North American Network Operators Group

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Re: data center space

  • From: Michael.Dillon
  • Date: Tue Apr 25 07:03:44 2006

> > Also, I would say that expecting a terror act to knock
> > out a 65 square mile area is being a bit over pessimistic.
> If any of you have not done so, I would highly recommend reading Bruce
> Schneier's book 'Beyond Fear'. The particular scenario that is being
> described here is what he would call a "movie plot scenario", in that
> while it would make a very good movie, it is not at all likely to
> happen, and is almost impossible to defend against in any sort of a
> reasonable fashion.

About a hundred years ago in a little town on the West Coast,
a natural catastrophe killed 3,000. Six years earlier a different
natural catastrophe killed 8,000 in a small Gulf Coast town.
By these standards the 2986 killed in the biggest terrorist
attack on the USA is not that big. As military planners know,
it is very, very hard to cause largescale damage, even when you
have billions of dollars of equipment and tens of thousands of
well-trained people to do the work. Terrorism is not about large
scale damage, it is about striking fear into large numbers of
people while causing only a small amount of damage.

Advance planning can reduce the damage caused by an event.
In San Francisco, they reinforce the buildings, bridges and
other structures. In Galveston, they tell people to run away
days in advance of a hurricane. To mitigate the damage caused
by a terror attack, you need to help people understand with
their rational minds, that their personal risk is extremely low,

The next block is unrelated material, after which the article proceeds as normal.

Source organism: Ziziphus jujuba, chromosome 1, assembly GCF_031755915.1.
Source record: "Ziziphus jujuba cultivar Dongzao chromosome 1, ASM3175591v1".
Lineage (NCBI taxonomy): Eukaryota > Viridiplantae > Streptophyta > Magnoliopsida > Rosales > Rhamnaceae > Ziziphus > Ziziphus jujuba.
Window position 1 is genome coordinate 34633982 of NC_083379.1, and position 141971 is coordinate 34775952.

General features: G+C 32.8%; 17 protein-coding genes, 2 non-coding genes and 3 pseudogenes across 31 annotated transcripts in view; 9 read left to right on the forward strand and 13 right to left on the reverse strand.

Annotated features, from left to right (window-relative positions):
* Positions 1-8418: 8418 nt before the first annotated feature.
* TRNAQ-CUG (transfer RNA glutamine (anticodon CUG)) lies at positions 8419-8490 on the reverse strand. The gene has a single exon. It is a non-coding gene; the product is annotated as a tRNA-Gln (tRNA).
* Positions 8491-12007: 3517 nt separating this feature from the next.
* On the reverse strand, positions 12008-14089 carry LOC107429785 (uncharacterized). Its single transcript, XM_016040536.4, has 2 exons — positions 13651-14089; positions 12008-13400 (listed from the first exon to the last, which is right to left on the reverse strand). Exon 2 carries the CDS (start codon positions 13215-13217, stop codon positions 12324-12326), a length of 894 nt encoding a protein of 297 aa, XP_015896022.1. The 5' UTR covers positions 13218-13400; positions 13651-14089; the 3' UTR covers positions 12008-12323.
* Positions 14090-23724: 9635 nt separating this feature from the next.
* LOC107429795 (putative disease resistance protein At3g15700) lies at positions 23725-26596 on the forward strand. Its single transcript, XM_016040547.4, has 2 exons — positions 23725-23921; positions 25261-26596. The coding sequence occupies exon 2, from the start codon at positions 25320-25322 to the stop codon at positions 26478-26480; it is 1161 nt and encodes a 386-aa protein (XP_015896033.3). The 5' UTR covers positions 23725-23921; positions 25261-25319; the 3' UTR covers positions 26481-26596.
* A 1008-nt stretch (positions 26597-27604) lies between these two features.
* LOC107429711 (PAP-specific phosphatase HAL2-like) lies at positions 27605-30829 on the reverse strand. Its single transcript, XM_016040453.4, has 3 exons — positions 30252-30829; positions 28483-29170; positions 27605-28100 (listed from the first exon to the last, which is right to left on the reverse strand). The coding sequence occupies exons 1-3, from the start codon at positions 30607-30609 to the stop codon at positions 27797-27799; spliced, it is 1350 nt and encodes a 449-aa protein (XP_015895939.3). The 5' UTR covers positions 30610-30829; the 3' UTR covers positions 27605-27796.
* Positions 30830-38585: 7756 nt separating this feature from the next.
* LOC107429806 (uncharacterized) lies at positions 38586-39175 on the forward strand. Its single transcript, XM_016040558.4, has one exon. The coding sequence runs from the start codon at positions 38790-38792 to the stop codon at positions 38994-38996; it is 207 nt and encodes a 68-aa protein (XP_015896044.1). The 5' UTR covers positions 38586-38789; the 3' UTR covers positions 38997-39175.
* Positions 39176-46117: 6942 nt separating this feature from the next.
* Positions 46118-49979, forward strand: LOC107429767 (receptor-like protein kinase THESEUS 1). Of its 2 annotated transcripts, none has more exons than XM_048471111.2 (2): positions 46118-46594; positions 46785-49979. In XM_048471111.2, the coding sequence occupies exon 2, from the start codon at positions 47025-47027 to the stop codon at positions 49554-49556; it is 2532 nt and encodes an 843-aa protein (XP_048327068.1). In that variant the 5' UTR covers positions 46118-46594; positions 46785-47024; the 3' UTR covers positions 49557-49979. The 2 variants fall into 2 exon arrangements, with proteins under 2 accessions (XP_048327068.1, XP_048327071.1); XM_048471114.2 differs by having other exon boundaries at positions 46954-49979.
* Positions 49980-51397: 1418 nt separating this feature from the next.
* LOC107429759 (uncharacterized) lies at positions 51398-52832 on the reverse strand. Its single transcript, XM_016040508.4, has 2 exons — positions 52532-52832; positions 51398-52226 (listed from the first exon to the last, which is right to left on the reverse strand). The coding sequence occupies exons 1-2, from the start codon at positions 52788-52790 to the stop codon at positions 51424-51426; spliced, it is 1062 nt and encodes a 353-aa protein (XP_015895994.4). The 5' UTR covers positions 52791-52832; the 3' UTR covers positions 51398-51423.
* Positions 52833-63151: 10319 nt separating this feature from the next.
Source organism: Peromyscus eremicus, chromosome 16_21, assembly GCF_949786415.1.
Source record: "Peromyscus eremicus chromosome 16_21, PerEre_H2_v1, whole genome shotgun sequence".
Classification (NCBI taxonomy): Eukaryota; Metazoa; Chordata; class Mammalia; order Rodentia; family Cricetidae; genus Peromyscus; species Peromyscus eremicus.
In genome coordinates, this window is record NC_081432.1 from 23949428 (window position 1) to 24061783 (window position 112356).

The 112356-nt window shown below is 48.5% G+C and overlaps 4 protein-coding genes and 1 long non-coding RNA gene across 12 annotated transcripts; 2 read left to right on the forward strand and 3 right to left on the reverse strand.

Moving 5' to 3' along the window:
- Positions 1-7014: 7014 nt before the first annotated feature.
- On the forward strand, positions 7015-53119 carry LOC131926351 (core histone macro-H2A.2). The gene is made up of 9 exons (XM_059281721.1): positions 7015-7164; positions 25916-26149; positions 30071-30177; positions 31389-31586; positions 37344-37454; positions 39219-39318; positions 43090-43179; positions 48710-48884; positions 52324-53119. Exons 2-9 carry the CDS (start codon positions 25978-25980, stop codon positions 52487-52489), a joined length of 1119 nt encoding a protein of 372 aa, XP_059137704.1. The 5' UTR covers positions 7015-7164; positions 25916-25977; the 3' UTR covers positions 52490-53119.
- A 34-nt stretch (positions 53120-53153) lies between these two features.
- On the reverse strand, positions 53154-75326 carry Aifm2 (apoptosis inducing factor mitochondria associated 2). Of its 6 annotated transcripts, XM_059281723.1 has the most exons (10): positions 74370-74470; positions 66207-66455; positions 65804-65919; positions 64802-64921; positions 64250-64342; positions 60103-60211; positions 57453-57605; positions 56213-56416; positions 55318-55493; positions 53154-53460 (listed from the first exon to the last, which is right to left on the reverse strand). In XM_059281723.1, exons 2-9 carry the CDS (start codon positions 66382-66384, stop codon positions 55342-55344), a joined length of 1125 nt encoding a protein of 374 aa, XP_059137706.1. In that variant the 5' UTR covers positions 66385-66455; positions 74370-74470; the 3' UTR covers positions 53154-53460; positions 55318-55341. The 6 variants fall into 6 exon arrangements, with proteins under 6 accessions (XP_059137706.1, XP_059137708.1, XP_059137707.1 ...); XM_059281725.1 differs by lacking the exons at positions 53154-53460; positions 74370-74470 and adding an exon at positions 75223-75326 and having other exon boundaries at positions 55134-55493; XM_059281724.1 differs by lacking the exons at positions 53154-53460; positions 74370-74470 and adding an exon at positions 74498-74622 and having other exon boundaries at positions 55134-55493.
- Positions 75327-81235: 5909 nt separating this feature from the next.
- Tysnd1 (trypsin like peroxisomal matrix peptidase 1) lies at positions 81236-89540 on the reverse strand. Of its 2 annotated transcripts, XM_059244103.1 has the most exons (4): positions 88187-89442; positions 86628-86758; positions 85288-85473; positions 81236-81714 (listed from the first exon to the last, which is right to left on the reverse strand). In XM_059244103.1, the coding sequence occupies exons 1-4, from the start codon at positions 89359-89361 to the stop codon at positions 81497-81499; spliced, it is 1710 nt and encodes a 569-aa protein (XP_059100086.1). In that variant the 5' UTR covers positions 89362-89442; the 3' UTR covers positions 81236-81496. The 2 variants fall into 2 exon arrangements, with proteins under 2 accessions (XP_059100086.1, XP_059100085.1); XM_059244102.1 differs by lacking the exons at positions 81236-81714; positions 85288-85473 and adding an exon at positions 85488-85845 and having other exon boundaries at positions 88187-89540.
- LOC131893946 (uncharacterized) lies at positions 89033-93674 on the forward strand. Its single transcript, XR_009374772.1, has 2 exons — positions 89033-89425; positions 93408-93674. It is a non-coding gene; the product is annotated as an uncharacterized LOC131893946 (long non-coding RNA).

that the damage is limited and contained, and that they can
defeat the terrorists by remaining calm and rational.

During the Katrina incident, a data centre in New Orleans remained
operational and on the air because they had done a lot of
advance planning. They had stocked up supplies that would be
needed including food and water. They approached the situation
calmly and rationally whenever unexpected events occurred like
armed looters entering the building. They did a darn good job
considering their major mistake. For some reason, they didn't
expect the city to be practically wiped out for several months
so they didn't have a live backup site running in another city.
On the other hand, thinking back to pre-Katrina days, what are
the chances that they could have convinced customers to pay
for the existence of a live backup site in another city?

In some ways, Katrina was a movie plot scenario, yet that company
still managed to survive the disaster by combining typical
data center continuity planning along with "survivalist"
style disaster planning.

--Michael Dillon